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Access Type

Open Access

Document Type


Degree Program

Hispanic Literatures & Linguistics

Degree Type

Master of Arts (M.A.)

Year Degree Awarded


Month Degree Awarded



censorship, Spain, Carmen Martín Gaite, communication, oppression, feminism


This thesis considered the impact of censorship and authoritarian rule by dictator Francisco Franco on two novels by 20th century Spanish author Carmen Martín Gaite: El balneario, (1955) and Entre visillos (1958). The two works utilize a “discourse of censorship” to express complaints about life as a young woman deprived of fulfilling relationships and self-determination. These novels were analyzed through a search for subtexts and hidden meanings to argue for their status as texts that contain a subversive message.

This investigation was accomplished through historical research on Francoist censorship and repression; use of Michel Foucault’s theories about panopticism; and feminist criticism of both novels. In the exploration of El balneario it was determined that a very strange dream sequence revealed psychological trauma from the Spanish Civil War, an anxiety-provoking sense of voicelessness, and an overwhelming isolation from the outside world. In the inquiry into Entre visillos, it was found that provincial and traditionalist social structures prevented meaningful communication and promoted unquestioned obedience to social norms. Martín Gaite achieved this look into society through her detailed depictions of the characters’ experiences and by viewing their social interactions through the lens of an outsider – a German teacher, Pablo Klein.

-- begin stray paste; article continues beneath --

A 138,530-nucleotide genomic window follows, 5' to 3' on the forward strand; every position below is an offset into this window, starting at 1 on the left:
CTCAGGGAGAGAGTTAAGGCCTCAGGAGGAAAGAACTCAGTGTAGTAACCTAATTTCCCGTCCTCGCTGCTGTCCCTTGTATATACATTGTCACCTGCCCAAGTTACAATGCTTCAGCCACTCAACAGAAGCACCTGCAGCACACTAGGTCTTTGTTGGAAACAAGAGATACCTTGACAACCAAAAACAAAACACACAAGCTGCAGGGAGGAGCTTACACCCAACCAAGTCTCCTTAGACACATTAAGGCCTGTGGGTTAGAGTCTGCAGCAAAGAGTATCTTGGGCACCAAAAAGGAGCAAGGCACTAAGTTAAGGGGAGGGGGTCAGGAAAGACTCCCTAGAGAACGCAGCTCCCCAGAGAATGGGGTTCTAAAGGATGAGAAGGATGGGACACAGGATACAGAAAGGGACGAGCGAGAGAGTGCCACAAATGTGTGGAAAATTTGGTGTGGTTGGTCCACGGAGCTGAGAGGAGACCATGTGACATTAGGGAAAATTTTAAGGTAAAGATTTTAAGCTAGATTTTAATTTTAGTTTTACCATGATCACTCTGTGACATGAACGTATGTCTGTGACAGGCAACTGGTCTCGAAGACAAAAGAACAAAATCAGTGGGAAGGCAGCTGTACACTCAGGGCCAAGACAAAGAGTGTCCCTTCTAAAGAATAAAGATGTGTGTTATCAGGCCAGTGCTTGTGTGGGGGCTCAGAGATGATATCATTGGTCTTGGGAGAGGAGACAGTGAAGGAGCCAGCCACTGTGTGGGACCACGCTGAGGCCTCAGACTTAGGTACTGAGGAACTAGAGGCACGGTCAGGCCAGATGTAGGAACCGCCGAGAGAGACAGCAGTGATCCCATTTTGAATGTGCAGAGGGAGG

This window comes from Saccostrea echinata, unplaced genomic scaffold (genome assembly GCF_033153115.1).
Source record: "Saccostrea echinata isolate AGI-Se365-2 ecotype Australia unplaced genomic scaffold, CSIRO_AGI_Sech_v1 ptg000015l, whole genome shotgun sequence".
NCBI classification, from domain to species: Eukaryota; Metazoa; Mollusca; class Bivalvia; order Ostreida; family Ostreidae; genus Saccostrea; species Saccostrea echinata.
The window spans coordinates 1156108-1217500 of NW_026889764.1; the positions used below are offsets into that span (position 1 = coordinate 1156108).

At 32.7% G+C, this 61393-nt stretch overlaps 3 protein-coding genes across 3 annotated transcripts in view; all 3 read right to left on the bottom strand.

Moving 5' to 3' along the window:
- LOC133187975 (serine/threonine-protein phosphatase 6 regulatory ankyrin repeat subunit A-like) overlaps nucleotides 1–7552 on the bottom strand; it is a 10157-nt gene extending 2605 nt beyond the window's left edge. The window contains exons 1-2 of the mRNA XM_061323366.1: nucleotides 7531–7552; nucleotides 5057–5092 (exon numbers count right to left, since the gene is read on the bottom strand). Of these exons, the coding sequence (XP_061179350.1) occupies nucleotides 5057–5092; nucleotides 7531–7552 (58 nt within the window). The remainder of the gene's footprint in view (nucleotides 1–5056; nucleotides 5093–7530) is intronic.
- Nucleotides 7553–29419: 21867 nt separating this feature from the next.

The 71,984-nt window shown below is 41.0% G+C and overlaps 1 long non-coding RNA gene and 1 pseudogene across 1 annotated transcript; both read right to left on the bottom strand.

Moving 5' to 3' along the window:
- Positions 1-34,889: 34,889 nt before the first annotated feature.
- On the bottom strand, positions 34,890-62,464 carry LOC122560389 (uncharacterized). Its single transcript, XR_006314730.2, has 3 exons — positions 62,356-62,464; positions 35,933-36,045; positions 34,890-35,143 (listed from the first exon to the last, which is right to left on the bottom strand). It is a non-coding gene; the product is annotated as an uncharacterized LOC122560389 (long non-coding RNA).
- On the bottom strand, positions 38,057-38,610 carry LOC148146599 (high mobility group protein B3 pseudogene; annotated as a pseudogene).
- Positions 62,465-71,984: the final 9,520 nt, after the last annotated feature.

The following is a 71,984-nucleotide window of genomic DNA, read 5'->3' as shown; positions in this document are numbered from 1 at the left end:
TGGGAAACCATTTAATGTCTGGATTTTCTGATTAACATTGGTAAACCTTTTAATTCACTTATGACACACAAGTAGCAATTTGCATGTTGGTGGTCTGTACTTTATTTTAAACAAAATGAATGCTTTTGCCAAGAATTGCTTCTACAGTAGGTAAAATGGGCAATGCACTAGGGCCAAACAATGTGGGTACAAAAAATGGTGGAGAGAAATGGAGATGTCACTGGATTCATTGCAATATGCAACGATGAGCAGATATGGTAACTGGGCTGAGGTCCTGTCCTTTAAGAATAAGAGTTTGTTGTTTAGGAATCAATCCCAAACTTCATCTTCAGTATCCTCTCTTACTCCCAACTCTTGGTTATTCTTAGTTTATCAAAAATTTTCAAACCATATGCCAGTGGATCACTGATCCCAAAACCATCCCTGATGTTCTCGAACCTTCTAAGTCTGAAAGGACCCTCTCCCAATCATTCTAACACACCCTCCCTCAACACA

The conclusion of this study was that, despite censorship’s silencing effects, Martín Gaite’s novels do expose the difficulties of daily life under authoritarian rule and are subversive in their implication that Franco’s insistence on maintaining 19th century social and political structures is harmful, and that change is possible if freer communication were allowed.


First Advisor

Barbara Zecchi